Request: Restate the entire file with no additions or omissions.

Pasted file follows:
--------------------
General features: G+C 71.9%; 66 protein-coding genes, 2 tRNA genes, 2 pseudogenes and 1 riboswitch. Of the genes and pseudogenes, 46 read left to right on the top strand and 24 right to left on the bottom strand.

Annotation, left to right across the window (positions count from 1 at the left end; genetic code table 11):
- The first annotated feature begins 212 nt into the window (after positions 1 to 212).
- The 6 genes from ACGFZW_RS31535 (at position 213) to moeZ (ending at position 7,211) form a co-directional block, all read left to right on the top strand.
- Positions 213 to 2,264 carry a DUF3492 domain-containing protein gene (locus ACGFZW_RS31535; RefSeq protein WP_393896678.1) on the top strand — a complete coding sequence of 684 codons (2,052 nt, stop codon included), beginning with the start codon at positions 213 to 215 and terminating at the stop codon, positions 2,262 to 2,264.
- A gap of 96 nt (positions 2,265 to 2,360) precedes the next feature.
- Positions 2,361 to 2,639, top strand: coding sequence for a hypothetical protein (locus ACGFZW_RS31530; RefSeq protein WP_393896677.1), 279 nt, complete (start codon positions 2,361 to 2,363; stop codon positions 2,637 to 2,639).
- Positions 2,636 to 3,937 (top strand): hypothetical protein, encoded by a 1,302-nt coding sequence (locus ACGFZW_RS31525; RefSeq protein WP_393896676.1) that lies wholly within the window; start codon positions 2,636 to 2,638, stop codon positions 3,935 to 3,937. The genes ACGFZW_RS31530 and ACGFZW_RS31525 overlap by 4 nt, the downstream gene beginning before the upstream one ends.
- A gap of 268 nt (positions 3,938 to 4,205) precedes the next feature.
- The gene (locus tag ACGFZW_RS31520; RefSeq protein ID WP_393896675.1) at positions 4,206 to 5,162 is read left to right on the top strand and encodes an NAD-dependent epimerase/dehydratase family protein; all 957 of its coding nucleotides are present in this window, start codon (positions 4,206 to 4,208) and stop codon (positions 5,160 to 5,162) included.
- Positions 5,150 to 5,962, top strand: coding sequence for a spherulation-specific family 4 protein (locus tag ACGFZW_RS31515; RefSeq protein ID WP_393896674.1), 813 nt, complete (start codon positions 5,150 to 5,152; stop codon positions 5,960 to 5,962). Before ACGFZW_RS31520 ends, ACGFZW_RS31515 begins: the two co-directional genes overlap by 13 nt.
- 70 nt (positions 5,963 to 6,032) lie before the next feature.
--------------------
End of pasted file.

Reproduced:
General features: G+C 71.9%; 66 protein-coding genes, 2 tRNA genes, 2 pseudogenes and 1 riboswitch. Of the genes and pseudogenes, 46 read left to right on the top strand and 24 right to left on the bottom strand.

Annotation, left to right across the window (positions count from 1 at the left end; genetic code table 11):
- The first annotated feature begins 212 nt into the window (after positions 1 to 212).
- The 6 genes from ACGFZW_RS31535 (at position 213) to moeZ (ending at position 7,211) form a co-directional block, all read left to right on the top strand.
- Positions 213 to 2,264 carry a DUF3492 domain-containing protein gene (locus ACGFZW_RS31535; RefSeq protein WP_393896678.1) on the top strand — a complete coding sequence of 684 codons (2,052 nt, stop codon included), beginning with the start codon at positions 213 to 215 and terminating at the stop codon, positions 2,262 to 2,264.
- A gap of 96 nt (positions 2,265 to 2,360) precedes the next feature.
- Positions 2,361 to 2,639, top strand: coding sequence for a hypothetical protein (locus ACGFZW_RS31530; RefSeq protein WP_393896677.1), 279 nt, complete (start codon positions 2,361 to 2,363; stop codon positions 2,637 to 2,639).
- Positions 2,636 to 3,937 (top strand): hypothetical protein, encoded by a 1,302-nt coding sequence (locus ACGFZW_RS31525; RefSeq protein WP_393896676.1) that lies wholly within the window; start codon positions 2,636 to 2,638, stop codon positions 3,935 to 3,937. The genes ACGFZW_RS31530 and ACGFZW_RS31525 overlap by 4 nt, the downstream gene beginning before the upstream one ends.
- A gap of 268 nt (positions 3,938 to 4,205) precedes the next feature.
- The gene (locus tag ACGFZW_RS31520; RefSeq protein ID WP_393896675.1) at positions 4,206 to 5,162 is read left to right on the top strand and encodes an NAD-dependent epimerase/dehydratase family protein; all 957 of its coding nucleotides are present in this window, start codon (positions 4,206 to 4,208) and stop codon (positions 5,160 to 5,162) included.
- Positions 5,150 to 5,962, top strand: coding sequence for a spherulation-specific family 4 protein (locus tag ACGFZW_RS31515; RefSeq protein ID WP_393896674.1), 813 nt, complete (start codon positions 5,150 to 5,152; stop codon positions 5,960 to 5,962). Before ACGFZW_RS31520 ends, ACGFZW_RS31515 begins: the two co-directional genes overlap by 13 nt.
- 70 nt (positions 5,963 to 6,032) lie before the next feature.